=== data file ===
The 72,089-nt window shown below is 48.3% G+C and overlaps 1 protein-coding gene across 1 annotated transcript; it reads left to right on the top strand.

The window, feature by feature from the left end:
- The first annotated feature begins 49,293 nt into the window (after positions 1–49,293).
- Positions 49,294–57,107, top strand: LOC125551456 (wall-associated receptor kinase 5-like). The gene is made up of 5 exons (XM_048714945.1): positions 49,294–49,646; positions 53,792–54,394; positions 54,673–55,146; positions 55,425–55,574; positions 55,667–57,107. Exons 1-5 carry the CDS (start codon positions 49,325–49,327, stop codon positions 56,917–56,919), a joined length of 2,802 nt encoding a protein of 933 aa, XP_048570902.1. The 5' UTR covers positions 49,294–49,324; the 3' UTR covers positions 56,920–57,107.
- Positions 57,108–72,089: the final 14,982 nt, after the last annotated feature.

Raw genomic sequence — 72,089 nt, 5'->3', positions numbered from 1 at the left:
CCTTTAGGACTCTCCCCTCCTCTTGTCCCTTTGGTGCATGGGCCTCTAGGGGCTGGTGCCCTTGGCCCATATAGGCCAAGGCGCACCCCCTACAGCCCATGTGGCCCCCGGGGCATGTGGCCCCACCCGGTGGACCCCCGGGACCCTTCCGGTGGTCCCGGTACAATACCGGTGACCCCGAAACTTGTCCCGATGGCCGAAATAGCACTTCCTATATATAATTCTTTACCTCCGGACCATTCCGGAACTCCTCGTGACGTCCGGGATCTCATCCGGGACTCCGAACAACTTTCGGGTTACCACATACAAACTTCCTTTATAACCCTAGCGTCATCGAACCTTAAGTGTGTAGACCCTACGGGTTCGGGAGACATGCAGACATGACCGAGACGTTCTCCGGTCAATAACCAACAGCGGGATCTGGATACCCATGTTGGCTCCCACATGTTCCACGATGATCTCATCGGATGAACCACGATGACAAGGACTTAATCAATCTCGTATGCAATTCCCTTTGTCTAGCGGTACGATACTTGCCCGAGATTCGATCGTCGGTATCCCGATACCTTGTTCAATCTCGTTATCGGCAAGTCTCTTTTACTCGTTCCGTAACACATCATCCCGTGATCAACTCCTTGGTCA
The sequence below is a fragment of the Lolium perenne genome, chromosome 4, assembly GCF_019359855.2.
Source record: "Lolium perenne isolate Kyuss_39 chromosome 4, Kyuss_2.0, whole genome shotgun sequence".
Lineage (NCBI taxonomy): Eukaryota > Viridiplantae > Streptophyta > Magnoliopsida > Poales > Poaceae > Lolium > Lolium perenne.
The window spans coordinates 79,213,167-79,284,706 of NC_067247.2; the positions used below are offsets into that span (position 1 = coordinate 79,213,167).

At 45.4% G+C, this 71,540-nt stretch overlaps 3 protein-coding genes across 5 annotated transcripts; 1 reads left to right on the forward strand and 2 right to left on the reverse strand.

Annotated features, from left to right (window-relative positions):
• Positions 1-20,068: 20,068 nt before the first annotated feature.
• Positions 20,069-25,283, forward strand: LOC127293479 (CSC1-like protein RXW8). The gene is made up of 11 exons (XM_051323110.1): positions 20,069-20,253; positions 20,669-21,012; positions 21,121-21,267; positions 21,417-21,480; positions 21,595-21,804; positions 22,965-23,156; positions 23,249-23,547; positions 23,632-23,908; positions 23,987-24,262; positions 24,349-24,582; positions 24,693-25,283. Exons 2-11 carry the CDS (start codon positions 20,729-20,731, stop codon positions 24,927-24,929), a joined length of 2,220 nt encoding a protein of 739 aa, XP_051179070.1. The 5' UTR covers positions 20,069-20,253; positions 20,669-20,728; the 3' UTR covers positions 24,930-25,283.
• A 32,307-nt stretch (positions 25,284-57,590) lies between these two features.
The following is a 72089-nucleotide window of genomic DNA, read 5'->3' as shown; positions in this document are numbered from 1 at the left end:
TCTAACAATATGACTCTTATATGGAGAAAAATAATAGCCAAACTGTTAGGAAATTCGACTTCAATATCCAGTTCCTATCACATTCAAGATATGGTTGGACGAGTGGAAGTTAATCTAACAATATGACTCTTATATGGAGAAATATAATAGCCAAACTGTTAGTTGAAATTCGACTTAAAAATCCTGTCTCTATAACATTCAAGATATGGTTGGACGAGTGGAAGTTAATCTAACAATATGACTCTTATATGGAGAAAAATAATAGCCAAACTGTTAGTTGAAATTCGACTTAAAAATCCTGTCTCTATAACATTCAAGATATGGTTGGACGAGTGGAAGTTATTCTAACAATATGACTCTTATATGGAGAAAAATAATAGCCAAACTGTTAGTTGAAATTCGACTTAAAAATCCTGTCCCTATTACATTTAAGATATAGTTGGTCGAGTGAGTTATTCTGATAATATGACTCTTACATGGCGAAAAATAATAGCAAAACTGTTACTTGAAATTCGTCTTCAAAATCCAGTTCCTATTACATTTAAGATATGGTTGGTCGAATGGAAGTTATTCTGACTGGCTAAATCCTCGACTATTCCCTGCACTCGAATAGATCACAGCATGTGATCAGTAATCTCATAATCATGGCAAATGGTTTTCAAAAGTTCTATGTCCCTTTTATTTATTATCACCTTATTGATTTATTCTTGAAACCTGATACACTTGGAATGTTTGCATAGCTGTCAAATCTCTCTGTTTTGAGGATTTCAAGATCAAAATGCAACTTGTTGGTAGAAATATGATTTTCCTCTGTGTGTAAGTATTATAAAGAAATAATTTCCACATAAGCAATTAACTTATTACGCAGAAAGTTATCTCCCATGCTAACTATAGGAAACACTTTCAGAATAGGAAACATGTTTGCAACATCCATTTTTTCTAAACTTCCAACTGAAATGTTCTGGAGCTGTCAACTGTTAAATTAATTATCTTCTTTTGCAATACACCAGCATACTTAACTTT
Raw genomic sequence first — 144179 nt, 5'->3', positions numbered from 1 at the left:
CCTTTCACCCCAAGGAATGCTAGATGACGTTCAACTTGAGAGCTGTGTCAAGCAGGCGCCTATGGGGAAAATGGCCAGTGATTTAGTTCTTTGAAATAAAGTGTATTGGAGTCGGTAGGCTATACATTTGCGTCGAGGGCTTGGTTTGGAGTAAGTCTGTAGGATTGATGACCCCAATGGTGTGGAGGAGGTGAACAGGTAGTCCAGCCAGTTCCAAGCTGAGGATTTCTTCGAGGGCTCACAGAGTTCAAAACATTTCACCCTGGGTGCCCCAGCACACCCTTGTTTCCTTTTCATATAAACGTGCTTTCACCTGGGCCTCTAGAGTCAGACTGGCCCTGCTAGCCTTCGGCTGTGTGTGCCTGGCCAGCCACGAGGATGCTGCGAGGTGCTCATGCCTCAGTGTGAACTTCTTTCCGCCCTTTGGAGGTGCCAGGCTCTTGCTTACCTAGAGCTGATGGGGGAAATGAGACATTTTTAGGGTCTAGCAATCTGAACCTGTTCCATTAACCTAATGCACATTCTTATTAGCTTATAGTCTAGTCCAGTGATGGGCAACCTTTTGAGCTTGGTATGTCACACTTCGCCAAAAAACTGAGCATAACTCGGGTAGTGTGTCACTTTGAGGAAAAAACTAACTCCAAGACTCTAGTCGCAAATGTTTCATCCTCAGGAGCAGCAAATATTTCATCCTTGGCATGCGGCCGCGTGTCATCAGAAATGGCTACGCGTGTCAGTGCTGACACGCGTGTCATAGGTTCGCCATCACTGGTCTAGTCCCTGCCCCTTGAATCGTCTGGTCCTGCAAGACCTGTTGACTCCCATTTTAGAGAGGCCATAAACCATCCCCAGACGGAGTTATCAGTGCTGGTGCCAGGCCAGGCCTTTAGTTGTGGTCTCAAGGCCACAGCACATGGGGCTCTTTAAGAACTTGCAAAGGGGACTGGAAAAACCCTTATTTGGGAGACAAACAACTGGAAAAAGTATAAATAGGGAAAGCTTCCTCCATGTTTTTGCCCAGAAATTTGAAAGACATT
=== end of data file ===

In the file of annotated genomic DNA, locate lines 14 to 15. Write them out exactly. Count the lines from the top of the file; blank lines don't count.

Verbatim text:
• Positions 1-20,068: 20,068 nt before the first annotated feature.
• Positions 20,069-25,283, forward strand: LOC127293479 (CSC1-like protein RXW8). The gene is made up of 11 exons (XM_051323110.1): positions 20,069-20,253; positions 20,669-21,012; positions 21,121-21,267; positions 21,417-21,480; positions 21,595-21,804; positions 22,965-23,156; positions 23,249-23,547; positions 23,632-23,908; positions 23,987-24,262; positions 24,349-24,582; positions 24,693-25,283. Exons 2-11 carry the CDS (start codon positions 20,729-20,731, stop codon positions 24,927-24,929), a joined length of 2,220 nt encoding a protein of 739 aa, XP_051179070.1. The 5' UTR covers positions 20,069-20,253; positions 20,669-20,728; the 3' UTR covers positions 24,930-25,283.